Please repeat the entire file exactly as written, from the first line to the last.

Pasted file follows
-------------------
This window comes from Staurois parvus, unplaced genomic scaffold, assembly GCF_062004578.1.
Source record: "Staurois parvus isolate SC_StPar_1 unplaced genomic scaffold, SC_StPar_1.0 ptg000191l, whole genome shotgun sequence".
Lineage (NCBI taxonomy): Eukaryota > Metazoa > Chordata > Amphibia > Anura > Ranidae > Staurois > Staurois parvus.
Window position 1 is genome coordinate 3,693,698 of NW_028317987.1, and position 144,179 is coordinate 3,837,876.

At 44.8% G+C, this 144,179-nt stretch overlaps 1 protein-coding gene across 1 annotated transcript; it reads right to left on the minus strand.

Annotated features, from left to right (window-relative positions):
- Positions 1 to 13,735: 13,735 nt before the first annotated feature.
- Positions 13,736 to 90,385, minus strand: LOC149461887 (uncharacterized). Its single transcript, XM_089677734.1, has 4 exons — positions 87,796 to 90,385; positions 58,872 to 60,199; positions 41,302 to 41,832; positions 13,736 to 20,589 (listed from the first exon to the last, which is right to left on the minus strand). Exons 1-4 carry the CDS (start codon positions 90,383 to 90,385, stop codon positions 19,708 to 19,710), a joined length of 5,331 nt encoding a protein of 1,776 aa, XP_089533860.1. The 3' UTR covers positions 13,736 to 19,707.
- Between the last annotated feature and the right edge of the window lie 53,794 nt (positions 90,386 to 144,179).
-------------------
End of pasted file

This window comes from Staurois parvus, unplaced genomic scaffold, assembly GCF_062004578.1.
Source record: "Staurois parvus isolate SC_StPar_1 unplaced genomic scaffold, SC_StPar_1.0 ptg000191l, whole genome shotgun sequence".
Lineage (NCBI taxonomy): Eukaryota > Metazoa > Chordata > Amphibia > Anura > Ranidae > Staurois > Staurois parvus.
Window position 1 is genome coordinate 3,693,698 of NW_028317987.1, and position 144,179 is coordinate 3,837,876.

At 44.8% G+C, this 144,179-nt stretch overlaps 1 protein-coding gene across 1 annotated transcript; it reads right to left on the minus strand.

Annotated features, from left to right (window-relative positions):
- Positions 1 to 13,735: 13,735 nt before the first annotated feature.
- Positions 13,736 to 90,385, minus strand: LOC149461887 (uncharacterized). Its single transcript, XM_089677734.1, has 4 exons — positions 87,796 to 90,385; positions 58,872 to 60,199; positions 41,302 to 41,832; positions 13,736 to 20,589 (listed from the first exon to the last, which is right to left on the minus strand). Exons 1-4 carry the CDS (start codon positions 90,383 to 90,385, stop codon positions 19,708 to 19,710), a joined length of 5,331 nt encoding a protein of 1,776 aa, XP_089533860.1. The 3' UTR covers positions 13,736 to 19,707.
- Between the last annotated feature and the right edge of the window lie 53,794 nt (positions 90,386 to 144,179).